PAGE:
Prior to joining CLF, Tracy served as the Transit-Oriented Development Fellow at MassINC, where she conducted research and convened stakeholders to promote equitable development in Massachusetts’ Gateway and regional cities. Her time at MassINC followed her mid-career graduate studies, when she researched the economic development potential of New England cities at the Dukakis Center for Urban and Regional Policy, then split her time between Boston and the German Rhineland investigating informal work in Germany’s skilled trades and crafts sector. She also has lived in Seattle, Washington, where she conducted strategic planning and coordinated a participatory research program for formerly incarcerated workers at Seattle Jobs Initiative; founded two consulting firms that helped advance clean technologies, sustainable development, and energy efficiency; and advocated for inclusive economic development as Vice-Chair of Small Business for the Seattle Chamber of Commerce Board of Trustees. She has also worked as an architect and designer in Washington state and South Carolina.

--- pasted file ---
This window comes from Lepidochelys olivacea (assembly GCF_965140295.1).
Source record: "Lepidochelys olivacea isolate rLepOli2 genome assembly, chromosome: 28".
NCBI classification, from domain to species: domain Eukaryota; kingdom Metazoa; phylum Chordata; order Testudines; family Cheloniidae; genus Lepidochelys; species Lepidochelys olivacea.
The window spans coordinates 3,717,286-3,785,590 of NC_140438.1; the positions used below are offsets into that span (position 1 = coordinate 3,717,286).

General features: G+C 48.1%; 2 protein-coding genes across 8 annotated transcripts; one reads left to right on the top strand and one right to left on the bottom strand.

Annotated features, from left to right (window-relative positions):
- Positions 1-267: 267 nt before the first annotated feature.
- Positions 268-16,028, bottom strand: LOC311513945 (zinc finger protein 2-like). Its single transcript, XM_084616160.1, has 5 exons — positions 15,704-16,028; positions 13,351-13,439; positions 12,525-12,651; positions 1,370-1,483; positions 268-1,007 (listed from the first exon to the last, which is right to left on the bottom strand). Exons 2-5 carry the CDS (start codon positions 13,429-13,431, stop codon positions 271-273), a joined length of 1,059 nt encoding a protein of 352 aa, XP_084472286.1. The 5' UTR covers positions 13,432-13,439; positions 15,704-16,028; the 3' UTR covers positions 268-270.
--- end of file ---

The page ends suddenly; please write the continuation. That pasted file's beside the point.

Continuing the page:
Tracy holds a B.A. in Architecture from Clemson University and both an M.S. in Public Policy and a Ph.D. in Law and Public Policy from Northeastern University. She grew up on a farm in South Carolina, enjoys being out in nature, and believes that urban places can be regenerative for people and the planet. Outside of work, Tracy enjoys opera and museums, neighborhood bike rides with friends, and experiencing new places. She also writes, speaks, and teaches regularly.

+ BIO: Bob Seay

Bob Seay is the transportation reporter for WGBH News.

He formerly hosted Morning Edition for WGBH News, and has worked as a broadcast journalist for more than three decades. Before joining WGBH in October 2010, Bob was Morning Edition host at Rhode Island Public Radio and the director of community radio station WOMR in Provincetown. For more than 15 years, he was the news and public affairs director at WQRC in Hyannis covering Cape Cod and the islands. Bob has also worked as a host on WBUR.

Partner
MassINC
Series
TTOD "Transformative Transit-Oriented Development" Talks